Almost all vegetable oils are endowed with healing properties, but linseed oil occupies a special place among them. Even Hippocrates used it to relieve pain in patients, to treat stomach, wounds and burns. Ancient Egyptian beauties produced cosmetics from linseed oil in the forms of creams and ointments. They even wrapped themselves with linseed oil!
In Rus’ linseed oil similarly to bread was the staff of life. Our ancestors used it as food and cure. The Slavs healed wounds and made anaesthesia with the aid of this oil. During fast, it was an indispensable product. It was added to porridges, cabbage soup and dough to get sophisticated taste and aroma.
Unfortunately, with the development of civilization linseed oil gave way to cheaper and easily produced sunflower and corn oils. Only recently the undeservedly forgotten linseed oil has regained its popularity.
Nowadays there is a boom in linseed oil all over the world. In America it is used mainly as a salad dressing, and flax seeds are included in school meals. The favorite dish of Germans is cottage cheese mixed with linseed oil, salt and cumin. Canadians use linseed oil to produce margarine.
Nutritionists believe that consumption of linseed oil is the first step to a healthy diet, and therefore to human health in general.
Linseed oil has a pleasant smell and colour ranging from golden to brown depending on its degree of purification.
It is abundant in many nutrients, but the presence of omega -3 and omega -6 polyunsaturated fatty acids makes its composition unique. These acids are not produced by the human body but are indispensable for its proper functioning, since all the other essential fats are synthesized from them. While linoleic acid, omega -6, can be found in other vegetable oils, alpha-linoleic acid, omega-3, is in sufficient quantity only in linseed oil.
In addition, linseed oil is rich in lignans, phenolic compounds of plant origin endowed with antioxidant and anticancer properties.
Vitamin B complex (B1, B2, B3, B5, B6, B9), found in linseed oil, participates in cell respiration and energy production, supports both physical and emotional health.
Linseed oil contains numerous minerals and trace elements (calcium, iron, magnesium, phosphorus, potassium, zin, etc).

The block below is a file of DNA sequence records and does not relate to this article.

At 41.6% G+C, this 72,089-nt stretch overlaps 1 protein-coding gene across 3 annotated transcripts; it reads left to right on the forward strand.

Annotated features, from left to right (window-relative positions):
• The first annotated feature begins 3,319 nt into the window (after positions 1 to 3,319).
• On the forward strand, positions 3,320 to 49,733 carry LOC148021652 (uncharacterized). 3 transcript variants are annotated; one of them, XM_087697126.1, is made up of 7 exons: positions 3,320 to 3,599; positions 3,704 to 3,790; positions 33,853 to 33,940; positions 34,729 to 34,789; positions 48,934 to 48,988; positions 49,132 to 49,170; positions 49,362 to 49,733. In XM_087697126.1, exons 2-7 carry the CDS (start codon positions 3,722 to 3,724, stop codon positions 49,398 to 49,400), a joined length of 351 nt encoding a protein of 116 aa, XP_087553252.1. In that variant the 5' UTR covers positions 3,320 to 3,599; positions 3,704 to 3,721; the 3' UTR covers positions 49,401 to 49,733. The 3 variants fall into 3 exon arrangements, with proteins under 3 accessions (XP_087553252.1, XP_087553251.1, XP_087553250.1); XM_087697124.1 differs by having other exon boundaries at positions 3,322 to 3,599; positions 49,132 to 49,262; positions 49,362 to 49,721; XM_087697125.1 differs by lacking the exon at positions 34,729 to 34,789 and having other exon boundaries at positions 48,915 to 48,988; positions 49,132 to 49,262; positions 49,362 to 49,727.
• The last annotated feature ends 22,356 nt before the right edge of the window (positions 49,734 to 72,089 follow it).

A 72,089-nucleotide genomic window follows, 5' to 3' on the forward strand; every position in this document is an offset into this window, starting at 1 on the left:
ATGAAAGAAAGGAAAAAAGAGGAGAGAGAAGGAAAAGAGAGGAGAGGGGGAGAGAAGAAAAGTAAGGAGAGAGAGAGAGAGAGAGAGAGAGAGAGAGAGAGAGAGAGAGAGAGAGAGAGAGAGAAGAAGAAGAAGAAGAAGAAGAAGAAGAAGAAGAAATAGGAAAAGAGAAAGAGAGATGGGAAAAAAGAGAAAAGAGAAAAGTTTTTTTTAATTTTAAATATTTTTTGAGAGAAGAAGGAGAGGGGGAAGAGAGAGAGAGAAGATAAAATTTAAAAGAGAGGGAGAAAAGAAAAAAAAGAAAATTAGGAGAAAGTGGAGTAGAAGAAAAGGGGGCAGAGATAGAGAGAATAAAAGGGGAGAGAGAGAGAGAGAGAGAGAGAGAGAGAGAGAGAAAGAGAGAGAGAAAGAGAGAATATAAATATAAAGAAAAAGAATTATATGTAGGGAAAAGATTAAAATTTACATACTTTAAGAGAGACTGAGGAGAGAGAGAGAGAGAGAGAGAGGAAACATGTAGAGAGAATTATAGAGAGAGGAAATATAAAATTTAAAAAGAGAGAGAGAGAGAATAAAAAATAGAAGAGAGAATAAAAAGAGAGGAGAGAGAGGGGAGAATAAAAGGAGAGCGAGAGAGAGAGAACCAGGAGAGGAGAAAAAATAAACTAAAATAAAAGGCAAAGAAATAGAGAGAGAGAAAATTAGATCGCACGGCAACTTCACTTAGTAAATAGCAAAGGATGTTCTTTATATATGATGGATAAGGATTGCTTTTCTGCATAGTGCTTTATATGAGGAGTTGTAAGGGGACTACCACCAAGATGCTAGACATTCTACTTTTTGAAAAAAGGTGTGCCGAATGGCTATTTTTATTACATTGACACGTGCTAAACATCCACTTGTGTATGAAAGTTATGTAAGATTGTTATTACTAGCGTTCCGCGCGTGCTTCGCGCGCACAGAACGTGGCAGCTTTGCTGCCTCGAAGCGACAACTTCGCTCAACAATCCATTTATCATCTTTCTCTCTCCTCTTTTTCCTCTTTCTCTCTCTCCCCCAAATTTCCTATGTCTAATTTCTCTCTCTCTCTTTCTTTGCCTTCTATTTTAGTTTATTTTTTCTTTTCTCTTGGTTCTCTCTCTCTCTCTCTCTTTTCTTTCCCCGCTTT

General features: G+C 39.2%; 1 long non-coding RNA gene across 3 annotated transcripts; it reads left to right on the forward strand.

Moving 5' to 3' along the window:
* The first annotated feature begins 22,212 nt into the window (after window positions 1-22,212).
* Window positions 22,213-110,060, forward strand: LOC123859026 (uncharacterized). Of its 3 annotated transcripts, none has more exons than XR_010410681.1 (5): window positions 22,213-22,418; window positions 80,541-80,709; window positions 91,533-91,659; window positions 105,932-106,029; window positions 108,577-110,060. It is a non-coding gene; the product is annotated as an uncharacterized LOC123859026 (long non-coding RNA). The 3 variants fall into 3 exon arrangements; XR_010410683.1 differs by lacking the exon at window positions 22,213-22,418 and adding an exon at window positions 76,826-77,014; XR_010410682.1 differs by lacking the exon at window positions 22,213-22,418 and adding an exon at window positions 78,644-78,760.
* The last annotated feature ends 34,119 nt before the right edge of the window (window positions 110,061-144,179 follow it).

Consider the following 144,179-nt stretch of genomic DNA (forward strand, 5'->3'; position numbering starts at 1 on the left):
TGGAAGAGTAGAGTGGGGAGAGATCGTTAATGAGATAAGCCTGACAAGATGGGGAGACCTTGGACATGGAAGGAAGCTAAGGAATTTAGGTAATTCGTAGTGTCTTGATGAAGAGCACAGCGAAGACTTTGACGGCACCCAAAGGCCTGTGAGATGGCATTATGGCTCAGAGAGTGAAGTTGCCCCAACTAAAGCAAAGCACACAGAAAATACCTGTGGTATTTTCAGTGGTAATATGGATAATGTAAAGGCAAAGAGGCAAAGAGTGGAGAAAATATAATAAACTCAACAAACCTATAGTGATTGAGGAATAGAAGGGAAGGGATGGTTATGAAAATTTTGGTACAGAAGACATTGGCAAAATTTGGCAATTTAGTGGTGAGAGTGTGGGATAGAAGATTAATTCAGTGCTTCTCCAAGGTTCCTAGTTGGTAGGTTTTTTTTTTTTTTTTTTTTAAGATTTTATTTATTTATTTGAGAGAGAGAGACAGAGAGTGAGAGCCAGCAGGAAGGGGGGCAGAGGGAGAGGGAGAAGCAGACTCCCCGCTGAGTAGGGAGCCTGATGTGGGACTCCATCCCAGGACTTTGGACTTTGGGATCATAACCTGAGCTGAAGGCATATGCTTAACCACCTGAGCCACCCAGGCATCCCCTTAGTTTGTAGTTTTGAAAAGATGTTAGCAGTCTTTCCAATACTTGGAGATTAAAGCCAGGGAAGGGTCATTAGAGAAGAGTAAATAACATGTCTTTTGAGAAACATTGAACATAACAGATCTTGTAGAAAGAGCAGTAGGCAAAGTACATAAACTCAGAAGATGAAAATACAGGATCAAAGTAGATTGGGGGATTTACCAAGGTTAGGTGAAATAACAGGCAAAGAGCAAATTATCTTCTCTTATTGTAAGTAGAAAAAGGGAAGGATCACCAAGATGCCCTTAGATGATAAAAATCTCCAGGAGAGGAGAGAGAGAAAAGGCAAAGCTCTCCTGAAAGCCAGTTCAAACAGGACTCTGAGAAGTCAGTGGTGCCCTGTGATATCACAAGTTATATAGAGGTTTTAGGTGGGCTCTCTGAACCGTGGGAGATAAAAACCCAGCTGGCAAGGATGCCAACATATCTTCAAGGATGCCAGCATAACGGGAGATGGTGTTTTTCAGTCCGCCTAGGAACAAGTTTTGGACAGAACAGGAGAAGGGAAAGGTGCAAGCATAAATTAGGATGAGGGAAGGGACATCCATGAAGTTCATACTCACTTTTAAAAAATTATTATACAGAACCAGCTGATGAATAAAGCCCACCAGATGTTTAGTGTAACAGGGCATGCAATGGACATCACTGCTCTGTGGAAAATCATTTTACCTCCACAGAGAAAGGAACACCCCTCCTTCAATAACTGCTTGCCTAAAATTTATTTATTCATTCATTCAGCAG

Thanks to high content of irreplaceable fatty acids, linseed oil is recommended by doctors to prevent cardiovascular diseases. Nevertheless, linseed oil is helful for other diseases.
To prevent oncologic diseases, take linseed oil on a regular basis. Its components, lignans, suppress growth of cancer cells and facilitate tumour retardation. Linseed oil is especially useful for women, since it significantly reduces the risk of breast cancer, a fairly widespread modern disease, and regulates oestrogen levels, female hormeones.
People suffering from type II diabetes (insulin-dependent) need to take linseed oil on a regular basis, as it can normalize blood sugar levels.
Linseed oil is very useful for greasy food lovers. Unsaturated fatty acids, contained in this acid, can blunt the effect of saturated fatty acids which are found in greasy food (roast meat, lard, butter, etc.) in large quantities.
Moreover, linseed oil can help to lose weight – a problem that is experienced by nearly half of the world population. This wonderful dietary product regulates lipid exchange, improves cell metabolism, makes favorable impact on digestion and cleanses the body. However, it is necessary to take into account that linseed oil should not be exposed to heat, otherwise it loses its useful properties.
What is more, linseed oil is able to cleanse liver, help the body to ingest calcium, i.e. to strengthen bones and teeth.
Unique composition of linseed oil regulates female endocrine profile, alleviates PMS, treats menstrual disorder and stimulates sexual activity. In men, it improves production of testosterone, male hormone.
Linseed oil should be included into food ration of the pregnant, since its components have a positive effect on the brain of the unborn baby and can alleviate pregnancy.
Linseed oil is indispensable for sportsmen and people regularly taking physical exercise, because vitamins A and E as well as fatty acids make you muscles elastic and kill pain after training.
In cosmetology linseed oil can be used as a night cream, but it is not advisable to apply it onto the eye area. Linseed oil is the most helful for peeling and sensitive skin, as it needs polyunsaturated fatty acids which it cannot produce on its own.
Apart from external use, beauticians advise to consume linseed oil internally. In this way you can improve not only your skin, but also your hair and nails.
In cooking, it is recommended to use linseed oil to prepare various cold dishes – vinaigrette, salads and sauces. Note that the oil should not be exposed to heat as it can lose its useful properties. Linseed oil can be mixed with sour cream or mayonnaise, cottage cheese or greens, as well as added to porridge. One or two tablespoons of linseed oil can provide your body with a daily intake of essential unsaturated fatty acids.